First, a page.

Combining Resistivity and Capture Sigma Logs for Formation Evaluation in Unknown Water Salinity--A Case Study in a Mature Carbonate Field
- Chanh Cao Minh (Schlumberger) | Pablo Saldungaray (Schlumberger) | Ali R. Belowi (Saudi Aramco) | Leak Wah Ong (Saudi Aramco) | Mohammed A. Al-Mudhhi (Saudi Aramco)
- Document ID
- Society of Petroleum Engineers
- SPE Reservoir Evaluation & Engineering
- Publication Date
- August 2011
- Document Type
- Journal Paper
- 446 - 456
- 2011. Society of Petroleum Engineers
- 5.6.1 Open hole/cased hole log analysis, 3.3.1 Production Logging, 5.8.7 Carbonate Reservoir
- Resistivity sigma, Sw, Varying salinity, Unknown salinity
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- 1,082 since 2007
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Formation evaluation in unknown water salinity can be performed by solving simultaneously for Sw and Rw from the logs of resistivity and sigma. This has not been used extensively in the past because the logs are often acquired on wireline at various times, leading to unknown invasion effects that complicate the integration of the deep-reading resistivity and the shallow-reading sigma logs. We will show that when the two measurements are free from invasion effect and other interpretation parameters (such as porosity and Archie m and n) are reasonably known, the technique works well and gives reliable Sw and Rw answers.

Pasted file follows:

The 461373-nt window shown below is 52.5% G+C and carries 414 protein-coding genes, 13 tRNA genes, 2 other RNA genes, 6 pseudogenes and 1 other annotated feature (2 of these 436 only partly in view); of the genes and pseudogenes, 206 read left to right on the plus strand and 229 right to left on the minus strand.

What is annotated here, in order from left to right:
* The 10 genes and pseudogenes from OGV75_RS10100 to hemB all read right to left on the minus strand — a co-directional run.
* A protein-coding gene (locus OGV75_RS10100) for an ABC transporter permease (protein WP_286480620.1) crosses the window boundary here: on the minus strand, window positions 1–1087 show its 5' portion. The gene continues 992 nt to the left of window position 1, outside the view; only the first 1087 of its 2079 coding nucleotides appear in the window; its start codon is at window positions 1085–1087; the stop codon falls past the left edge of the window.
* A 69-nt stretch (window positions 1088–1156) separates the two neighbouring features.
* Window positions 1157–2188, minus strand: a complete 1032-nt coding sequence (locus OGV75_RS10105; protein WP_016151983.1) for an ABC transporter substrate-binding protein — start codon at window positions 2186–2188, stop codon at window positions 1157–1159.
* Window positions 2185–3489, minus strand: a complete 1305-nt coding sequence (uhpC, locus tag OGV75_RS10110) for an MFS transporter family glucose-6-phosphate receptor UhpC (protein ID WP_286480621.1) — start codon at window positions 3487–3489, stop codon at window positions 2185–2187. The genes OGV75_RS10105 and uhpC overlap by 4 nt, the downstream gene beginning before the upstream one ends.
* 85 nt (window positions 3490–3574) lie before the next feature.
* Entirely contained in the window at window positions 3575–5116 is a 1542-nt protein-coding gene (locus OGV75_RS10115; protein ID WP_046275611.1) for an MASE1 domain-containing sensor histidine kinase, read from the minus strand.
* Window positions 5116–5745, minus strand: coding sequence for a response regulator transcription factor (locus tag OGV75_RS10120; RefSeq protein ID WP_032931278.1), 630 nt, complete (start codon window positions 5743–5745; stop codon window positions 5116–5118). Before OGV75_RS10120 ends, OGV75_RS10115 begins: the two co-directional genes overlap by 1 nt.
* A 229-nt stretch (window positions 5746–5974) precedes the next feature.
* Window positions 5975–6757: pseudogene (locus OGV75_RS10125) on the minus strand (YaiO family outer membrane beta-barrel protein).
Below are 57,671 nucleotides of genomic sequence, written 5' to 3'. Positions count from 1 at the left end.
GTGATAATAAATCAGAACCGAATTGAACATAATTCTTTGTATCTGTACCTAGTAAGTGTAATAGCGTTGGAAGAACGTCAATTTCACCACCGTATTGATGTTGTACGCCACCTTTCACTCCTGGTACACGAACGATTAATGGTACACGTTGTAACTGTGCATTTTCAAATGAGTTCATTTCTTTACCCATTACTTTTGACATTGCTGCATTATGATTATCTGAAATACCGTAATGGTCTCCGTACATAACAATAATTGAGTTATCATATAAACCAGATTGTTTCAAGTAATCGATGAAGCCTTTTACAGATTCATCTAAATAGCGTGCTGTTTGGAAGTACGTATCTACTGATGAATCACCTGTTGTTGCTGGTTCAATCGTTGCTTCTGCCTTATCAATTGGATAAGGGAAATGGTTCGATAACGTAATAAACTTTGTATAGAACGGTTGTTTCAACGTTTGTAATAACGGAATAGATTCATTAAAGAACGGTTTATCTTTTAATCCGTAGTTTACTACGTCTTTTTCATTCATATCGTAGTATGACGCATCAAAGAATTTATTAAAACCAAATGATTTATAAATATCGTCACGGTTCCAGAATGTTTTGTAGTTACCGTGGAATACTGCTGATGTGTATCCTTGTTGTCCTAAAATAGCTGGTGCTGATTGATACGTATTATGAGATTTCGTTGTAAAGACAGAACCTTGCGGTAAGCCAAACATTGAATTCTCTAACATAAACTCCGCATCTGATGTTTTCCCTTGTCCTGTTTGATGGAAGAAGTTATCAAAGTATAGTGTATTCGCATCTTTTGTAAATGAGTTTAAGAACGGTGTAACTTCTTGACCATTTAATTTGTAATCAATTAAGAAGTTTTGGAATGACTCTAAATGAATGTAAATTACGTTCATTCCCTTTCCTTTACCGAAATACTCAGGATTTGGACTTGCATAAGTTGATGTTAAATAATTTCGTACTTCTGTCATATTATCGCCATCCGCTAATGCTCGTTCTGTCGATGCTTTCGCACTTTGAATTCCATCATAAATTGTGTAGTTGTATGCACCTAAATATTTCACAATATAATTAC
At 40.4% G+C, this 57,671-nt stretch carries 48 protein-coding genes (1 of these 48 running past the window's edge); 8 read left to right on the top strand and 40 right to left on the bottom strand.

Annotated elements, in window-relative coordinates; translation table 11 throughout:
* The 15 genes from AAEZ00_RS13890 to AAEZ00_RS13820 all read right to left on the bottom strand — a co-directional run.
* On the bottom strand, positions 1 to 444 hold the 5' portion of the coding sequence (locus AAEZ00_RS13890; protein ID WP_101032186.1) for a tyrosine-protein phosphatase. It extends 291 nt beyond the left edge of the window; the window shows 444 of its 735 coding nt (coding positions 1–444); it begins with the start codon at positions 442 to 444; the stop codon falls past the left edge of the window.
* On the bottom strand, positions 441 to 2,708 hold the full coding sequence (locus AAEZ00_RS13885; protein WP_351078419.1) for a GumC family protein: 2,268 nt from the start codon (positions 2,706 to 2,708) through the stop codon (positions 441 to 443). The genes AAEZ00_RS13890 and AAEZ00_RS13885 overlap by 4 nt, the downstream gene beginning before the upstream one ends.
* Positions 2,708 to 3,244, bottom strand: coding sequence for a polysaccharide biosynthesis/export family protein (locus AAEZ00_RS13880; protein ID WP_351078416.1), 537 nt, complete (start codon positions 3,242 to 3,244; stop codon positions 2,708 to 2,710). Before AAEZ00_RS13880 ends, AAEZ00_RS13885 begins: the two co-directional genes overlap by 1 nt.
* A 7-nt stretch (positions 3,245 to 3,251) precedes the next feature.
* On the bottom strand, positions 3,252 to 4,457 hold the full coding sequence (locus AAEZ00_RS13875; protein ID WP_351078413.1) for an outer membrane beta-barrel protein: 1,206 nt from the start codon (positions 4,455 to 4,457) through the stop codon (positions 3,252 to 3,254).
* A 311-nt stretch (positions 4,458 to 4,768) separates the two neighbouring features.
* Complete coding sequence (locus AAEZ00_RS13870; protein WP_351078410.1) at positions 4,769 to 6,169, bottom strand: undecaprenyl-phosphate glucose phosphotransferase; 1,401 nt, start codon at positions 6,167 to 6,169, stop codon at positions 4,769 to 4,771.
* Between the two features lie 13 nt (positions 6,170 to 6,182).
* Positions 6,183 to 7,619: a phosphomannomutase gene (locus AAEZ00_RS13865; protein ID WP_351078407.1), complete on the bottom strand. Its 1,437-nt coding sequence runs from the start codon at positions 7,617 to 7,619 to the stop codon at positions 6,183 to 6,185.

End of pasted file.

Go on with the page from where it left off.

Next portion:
Both numerical and graphical solutions are presented. The numerical technique uses a minimization routine to solve for a salinity value that is consistent with Sw calculated from resistivity and from sigma. The salient point of the paper is the graphical technique that provides better insights into petrophysics than a set of equations. It uses an overlay of equisaturation and equisalinity lines superimposed on the crossplot of sigma vs. resistivity data. The overlay dynamically changes as porosity, lithology, hydrocarbon type, temperature, and other parameters vary with depth. The graphical technique has several applications. For the interpretation, it is used to estimate Sw and salinity, and to identify zones of changing properties. For quality control, it is used to validate the input data. For processing, it is used to select parameters and analyze their sensitivities to the results. For job planning, it is used to validate (or invalidate) the application from input values of resistivity and sigma. The graphical technique provides a valuable aid to the petrophysicist and gives an independent verification of the numerical solution.
The proposed technique is illustrated with wireline induction and sigma logs acquired in several wells in a mature Middle East carbonate field. The studied wells are completed in open hole and are flowed during logging to ensure that both resistivity and sigma logs are free from invasion effect. The results of the resistivity/sigma technique compare very favorably with those of carbon/oxygen (C/O) logging. Moreover, production-logging data confirmed the results and showed that the resistivity/sigma technique provides more-robust answers than C/O in low-porosity formations (below 15 p.u.).
|File Size||10 MB||Number of Pages||11|
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